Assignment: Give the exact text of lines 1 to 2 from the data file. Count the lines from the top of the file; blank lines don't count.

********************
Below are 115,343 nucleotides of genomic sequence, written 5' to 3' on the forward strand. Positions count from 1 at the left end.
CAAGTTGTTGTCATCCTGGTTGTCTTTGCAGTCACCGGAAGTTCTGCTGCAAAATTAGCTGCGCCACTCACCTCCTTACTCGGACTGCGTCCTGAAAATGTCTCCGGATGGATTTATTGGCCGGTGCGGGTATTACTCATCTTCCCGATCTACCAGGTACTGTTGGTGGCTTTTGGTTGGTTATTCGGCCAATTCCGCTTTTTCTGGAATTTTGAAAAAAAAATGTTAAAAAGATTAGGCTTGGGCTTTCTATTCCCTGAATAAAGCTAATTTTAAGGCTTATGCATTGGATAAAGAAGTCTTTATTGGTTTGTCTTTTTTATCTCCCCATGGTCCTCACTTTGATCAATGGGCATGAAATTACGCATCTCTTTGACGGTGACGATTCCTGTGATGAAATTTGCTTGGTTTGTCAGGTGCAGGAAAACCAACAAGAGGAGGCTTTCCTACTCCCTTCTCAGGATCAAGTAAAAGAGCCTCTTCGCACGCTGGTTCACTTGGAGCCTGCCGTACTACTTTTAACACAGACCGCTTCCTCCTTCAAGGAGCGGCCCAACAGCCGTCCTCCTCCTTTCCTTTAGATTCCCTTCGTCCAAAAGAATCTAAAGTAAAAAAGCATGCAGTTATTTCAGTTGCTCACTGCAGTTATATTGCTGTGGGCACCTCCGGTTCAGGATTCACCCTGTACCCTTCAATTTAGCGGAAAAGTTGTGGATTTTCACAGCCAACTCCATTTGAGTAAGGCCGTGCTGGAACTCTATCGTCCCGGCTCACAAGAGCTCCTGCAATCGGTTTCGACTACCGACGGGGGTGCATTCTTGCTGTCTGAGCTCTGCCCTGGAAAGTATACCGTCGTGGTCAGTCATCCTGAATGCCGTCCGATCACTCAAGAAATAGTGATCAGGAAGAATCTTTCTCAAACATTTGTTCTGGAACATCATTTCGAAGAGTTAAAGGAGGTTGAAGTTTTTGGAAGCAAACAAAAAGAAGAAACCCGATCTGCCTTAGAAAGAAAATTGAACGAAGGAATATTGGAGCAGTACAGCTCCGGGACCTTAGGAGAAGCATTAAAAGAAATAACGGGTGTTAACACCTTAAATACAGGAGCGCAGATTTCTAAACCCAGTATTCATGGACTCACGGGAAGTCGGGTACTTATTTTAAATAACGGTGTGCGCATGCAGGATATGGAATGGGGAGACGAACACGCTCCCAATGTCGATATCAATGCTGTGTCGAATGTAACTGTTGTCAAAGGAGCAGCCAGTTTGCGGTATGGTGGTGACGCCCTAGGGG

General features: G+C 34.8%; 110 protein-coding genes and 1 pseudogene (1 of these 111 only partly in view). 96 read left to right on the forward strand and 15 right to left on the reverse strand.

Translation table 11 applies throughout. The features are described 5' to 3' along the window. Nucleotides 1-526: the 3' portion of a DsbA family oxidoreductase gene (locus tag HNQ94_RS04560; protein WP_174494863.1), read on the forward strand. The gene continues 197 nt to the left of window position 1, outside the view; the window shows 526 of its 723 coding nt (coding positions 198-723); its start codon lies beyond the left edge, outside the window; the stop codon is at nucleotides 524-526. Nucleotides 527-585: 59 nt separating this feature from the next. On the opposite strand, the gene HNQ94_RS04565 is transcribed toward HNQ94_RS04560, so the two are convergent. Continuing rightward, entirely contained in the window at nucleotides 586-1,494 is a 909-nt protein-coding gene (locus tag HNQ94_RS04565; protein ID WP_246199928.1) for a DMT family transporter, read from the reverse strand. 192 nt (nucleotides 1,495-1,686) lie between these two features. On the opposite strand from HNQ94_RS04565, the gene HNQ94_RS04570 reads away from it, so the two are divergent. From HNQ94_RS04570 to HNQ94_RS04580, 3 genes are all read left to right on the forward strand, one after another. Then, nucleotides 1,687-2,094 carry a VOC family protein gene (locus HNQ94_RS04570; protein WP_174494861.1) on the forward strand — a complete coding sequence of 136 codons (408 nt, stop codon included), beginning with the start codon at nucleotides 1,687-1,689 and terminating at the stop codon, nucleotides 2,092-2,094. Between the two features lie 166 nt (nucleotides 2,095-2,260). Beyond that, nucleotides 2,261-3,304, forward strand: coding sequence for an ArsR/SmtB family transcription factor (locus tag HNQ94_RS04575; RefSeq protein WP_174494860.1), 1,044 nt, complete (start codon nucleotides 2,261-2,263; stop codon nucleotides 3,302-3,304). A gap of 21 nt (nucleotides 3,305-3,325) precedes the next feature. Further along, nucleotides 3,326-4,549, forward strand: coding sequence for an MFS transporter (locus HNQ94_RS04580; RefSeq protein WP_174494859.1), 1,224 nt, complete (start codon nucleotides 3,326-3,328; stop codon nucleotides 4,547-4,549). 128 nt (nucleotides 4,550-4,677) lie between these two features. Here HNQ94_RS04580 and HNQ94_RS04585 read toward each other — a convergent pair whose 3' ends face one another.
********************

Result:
Below are 115,343 nucleotides of genomic sequence, written 5' to 3' on the forward strand. Positions count from 1 at the left end.
CAAGTTGTTGTCATCCTGGTTGTCTTTGCAGTCACCGGAAGTTCTGCTGCAAAATTAGCTGCGCCACTCACCTCCTTACTCGGACTGCGTCCTGAAAATGTCTCCGGATGGATTTATTGGCCGGTGCGGGTATTACTCATCTTCCCGATCTACCAGGTACTGTTGGTGGCTTTTGGTTGGTTATTCGGCCAATTCCGCTTTTTCTGGAATTTTGAAAAAAAAATGTTAAAAAGATTAGGCTTGGGCTTTCTATTCCCTGAATAAAGCTAATTTTAAGGCTTATGCATTGGATAAAGAAGTCTTTATTGGTTTGTCTTTTTTATCTCCCCATGGTCCTCACTTTGATCAATGGGCATGAAATTACGCATCTCTTTGACGGTGACGATTCCTGTGATGAAATTTGCTTGGTTTGTCAGGTGCAGGAAAACCAACAAGAGGAGGCTTTCCTACTCCCTTCTCAGGATCAAGTAAAAGAGCCTCTTCGCACGCTGGTTCACTTGGAGCCTGCCGTACTACTTTTAACACAGACCGCTTCCTCCTTCAAGGAGCGGCCCAACAGCCGTCCTCCTCCTTTCCTTTAGATTCCCTTCGTCCAAAAGAATCTAAAGTAAAAAAGCATGCAGTTATTTCAGTTGCTCACTGCAGTTATATTGCTGTGGGCACCTCCGGTTCAGGATTCACCCTGTACCCTTCAATTTAGCGGAAAAGTTGTGGATTTTCACAGCCAACTCCATTTGAGTAAGGCCGTGCTGGAACTCTATCGTCCCGGCTCACAAGAGCTCCTGCAATCGGTTTCGACTACCGACGGGGGTGCATTCTTGCTGTCTGAGCTCTGCCCTGGAAAGTATACCGTCGTGGTCAGTCATCCTGAATGCCGTCCGATCACTCAAGAAATAGTGATCAGGAAGAATCTTTCTCAAACATTTGTTCTGGAACATCATTTCGAAGAGTTAAAGGAGGTTGAAGTTTTTGGAAGCAAACAAAAAGAAGAAACCCGATCTGCCTTAGAAAGAAAATTGAACGAAGGAATATTGGAGCAGTACAGCTCCGGGACCTTAGGAGAAGCATTAAAAGAAATAACGGGTGTTAACACCTTAAATACAGGAGCGCAGATTTCTAAACCCAGTATTCATGGACTCACGGGAAGTCGGGTACTTATTTTAAATAACGGTGTGCGCATGCAGGATATGGAATGGGGAGACGAACACGCTCCCAATGTCGATATCAATGCTGTGTCGAATGTAACTGTTGTCAAAGGAGCAGCCAGTTTGCGGTATGGTGGTGACGCCCTAGGGG